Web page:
Charles Ammon, 1st Baron Ammon
The Lord Ammon
Charles Ammon in 1929, by Lafayette
|Government Chief Whip in the House of Lords|
Captain of the Honourable Corps of Gentlemen-at-Arms
4 August 1945 – 18 October 1949
|Prime Minister||Clement Attlee|
|Preceded by||The Earl Fortescue|
|Succeeded by||The Lord Shepherd|
|Parliamentary and Financial Secretary to the Admiralty|
11 June 1929 – 24 August 1931
|Prime Minister||Ramsay MacDonald|
|Preceded by||Cuthbert Headlam|
|Succeeded by||The Earl Stanhope|
23 January 1924 – 4 November 1924
|Prime Minister||Ramsay MacDonald|
|Preceded by||Archibald Boyd-Carpenter|
|Succeeded by||J. C. C. Davidson|
|Member of Parliament|
for Camberwell North
14 November 1935 – 31 March 1944
|Preceded by||Arthur Bateman|
|Succeeded by||Cecil Manning|
20 February 1922 – 27 October 1931
|Preceded by||Henry Newton Knights|
|Succeeded by||Arthur Bateman|
|Member of the House of Lords|
31 January 1944 – 2 April 1960
|Preceded by||peerage created|
|Succeeded by||No Heir|
|Born||22 April 1873|
|Died||2 April 1960|
Background and educationEdit
The son of Charles George and Mary Ammon, he was educated at public elementary schools. He was active in the Independent Labour Party and was a conscientious objector in the First World War, becoming chief lobbyist at Parliament for the No-Conscription Fellowship.
Ammon worked with the Post Office for twenty-four years. He became active in the Fawcett Association, and was then secretary of the Union of Post Office Workers from 1920 to 1928. He was also the first General Secretary of the National Union of Docks, Wharves and Shipping Staffs, and the Organising Secretary of the Civil Service Union.
Ammon was London County Councillor for North Camberwell from 1919–1925 and 1934–1946, and Chairman of London County Council in 1941-1942. He was an Alderman on Camberwell Borough Council from 1934–1953 and Mayor of Camberwell, 1950-1951. Freedom of Borough of Camberwell, 1951.
Ammon was Member of Parliament (MP) for Camberwell North 1922–1931 and 1935–1944, unsuccessfully contesting the seat in 1918 and 1931. He was Labour Party whip in 1923 and a member of the National Executive Committee of the Labour Party, 1921-1926. He served as Parliamentary Secretary to the Admiralty in 1924 and again in 1929-1931 and was a member of the West African Mission of 1938-1939 and of the Select Committee on National Expenditure, 1939-1944. He was temporary Chairman of Committees in 1943 and the same year served as Chairman of a Parliamentary Commission to investigate the future of the dominion of Newfoundland; the other members were A. P. Herbert and Derrick Gunston.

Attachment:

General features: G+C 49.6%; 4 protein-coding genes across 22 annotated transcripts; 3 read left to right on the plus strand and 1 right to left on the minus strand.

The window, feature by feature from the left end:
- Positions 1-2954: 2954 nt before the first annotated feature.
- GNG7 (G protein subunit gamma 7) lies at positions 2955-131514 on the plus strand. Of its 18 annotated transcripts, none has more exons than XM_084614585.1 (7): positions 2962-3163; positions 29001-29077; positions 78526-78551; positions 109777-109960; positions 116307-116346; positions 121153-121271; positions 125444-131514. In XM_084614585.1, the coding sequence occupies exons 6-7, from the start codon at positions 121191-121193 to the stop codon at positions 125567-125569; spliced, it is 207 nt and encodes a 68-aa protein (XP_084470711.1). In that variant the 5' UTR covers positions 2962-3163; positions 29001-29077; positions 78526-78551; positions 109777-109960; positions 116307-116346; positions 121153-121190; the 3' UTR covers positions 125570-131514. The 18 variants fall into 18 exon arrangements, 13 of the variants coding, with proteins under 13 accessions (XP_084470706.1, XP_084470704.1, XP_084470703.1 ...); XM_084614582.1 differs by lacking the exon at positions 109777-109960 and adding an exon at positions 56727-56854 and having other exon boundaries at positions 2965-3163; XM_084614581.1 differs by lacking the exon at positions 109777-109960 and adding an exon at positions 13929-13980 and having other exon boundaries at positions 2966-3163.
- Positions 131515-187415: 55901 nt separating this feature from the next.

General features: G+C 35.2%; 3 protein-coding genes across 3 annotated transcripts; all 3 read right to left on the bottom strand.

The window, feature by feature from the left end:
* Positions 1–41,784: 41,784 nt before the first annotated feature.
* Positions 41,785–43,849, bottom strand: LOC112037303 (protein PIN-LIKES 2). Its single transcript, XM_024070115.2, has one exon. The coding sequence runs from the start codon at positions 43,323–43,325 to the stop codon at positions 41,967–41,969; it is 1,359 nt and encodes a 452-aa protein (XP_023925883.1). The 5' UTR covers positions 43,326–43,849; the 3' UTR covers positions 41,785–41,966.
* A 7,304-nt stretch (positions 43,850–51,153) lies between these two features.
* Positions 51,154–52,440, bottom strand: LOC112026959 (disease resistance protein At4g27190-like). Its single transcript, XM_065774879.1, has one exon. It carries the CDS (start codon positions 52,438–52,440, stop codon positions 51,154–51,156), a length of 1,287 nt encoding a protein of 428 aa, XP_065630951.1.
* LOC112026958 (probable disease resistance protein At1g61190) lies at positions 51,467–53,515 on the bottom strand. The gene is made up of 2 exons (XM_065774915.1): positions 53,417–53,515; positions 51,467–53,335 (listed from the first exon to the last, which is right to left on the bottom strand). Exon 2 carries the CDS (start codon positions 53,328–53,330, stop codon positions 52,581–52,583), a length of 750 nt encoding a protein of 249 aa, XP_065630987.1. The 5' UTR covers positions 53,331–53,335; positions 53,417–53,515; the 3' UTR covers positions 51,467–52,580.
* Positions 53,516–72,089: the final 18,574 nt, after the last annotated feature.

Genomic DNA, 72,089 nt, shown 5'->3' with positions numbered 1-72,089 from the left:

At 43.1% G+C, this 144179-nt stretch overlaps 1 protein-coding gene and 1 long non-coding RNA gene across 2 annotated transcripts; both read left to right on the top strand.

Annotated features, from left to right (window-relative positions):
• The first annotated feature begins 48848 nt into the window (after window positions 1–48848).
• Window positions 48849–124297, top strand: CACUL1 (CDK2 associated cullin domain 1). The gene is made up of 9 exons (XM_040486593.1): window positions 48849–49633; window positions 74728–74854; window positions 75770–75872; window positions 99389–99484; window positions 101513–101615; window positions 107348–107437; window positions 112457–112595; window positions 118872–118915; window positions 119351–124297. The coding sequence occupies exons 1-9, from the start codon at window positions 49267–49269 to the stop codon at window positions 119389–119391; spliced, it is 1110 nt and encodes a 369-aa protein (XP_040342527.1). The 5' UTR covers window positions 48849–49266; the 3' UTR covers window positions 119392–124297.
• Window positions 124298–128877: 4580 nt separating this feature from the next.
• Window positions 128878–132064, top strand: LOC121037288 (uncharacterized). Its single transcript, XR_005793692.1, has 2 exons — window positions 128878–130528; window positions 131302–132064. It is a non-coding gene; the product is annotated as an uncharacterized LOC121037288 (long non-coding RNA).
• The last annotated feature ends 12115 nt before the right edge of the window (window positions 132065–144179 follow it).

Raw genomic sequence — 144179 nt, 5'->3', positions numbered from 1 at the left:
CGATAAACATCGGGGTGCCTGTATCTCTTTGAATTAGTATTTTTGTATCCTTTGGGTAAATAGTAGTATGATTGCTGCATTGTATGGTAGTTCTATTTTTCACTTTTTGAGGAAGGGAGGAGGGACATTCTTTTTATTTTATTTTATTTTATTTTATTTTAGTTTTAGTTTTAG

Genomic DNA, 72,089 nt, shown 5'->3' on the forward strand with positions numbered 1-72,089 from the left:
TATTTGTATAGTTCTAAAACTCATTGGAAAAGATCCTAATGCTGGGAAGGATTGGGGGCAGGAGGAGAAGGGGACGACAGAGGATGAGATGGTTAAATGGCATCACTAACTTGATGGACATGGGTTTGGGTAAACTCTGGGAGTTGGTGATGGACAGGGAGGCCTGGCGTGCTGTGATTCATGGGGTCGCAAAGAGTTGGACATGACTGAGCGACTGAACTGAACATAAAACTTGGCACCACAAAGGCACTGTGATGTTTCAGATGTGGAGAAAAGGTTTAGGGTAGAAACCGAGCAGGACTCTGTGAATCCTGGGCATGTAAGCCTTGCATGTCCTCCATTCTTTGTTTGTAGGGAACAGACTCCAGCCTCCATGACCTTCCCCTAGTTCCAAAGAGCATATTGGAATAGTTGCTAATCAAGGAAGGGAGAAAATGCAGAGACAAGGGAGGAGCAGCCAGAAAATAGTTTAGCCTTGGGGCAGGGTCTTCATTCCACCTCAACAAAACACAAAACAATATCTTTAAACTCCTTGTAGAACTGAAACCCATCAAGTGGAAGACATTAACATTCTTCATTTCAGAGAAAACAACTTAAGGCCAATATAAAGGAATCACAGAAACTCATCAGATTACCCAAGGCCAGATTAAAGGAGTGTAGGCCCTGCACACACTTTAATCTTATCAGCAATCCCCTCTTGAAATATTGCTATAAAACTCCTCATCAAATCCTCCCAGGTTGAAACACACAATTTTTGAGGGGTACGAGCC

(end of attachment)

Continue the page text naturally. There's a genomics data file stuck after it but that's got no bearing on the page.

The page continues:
He was raised to the peerage as Baron Ammon, of Camberwell in the County of Surrey, in 1944 and appointed a Privy Counsellor in 1945. In the House of Lords he was Captain of the Gentlemen-at-Arms (Chief Whip) 1945–1949, and a Deputy Speaker of the House 1945-1958. In 1947 he was Chairman of a Parliamentary Mission to China. He was first Chairman of the National Dock Labour Board 1944-1950. His political career was effectively ended when he clashed with the government over the 1949 London dock strike.
Other public appointmentsEdit
Outside Parliament, he was President of the UK Band of Hope Union and a Methodist Local Preacher. He was President of the International Arbitration League, Vice-President of the Royal National Lifeboat Institution, a Governor of the London School of Economics and Dulwich College and Chairman of the Trustees of Crystal Palace. He was a Member of the Channel Islands Commission in 1947.
Lord Ammon was predeceased by his only son Charles Kempley Ammon (1907–1909) and the peerage became extinct on his death in April 1960, aged 86.
- Portraits of Charles Ammon at the National Portrait Gallery, London
- Hansard 1803–2005: contributions in Parliament by Charles Ammon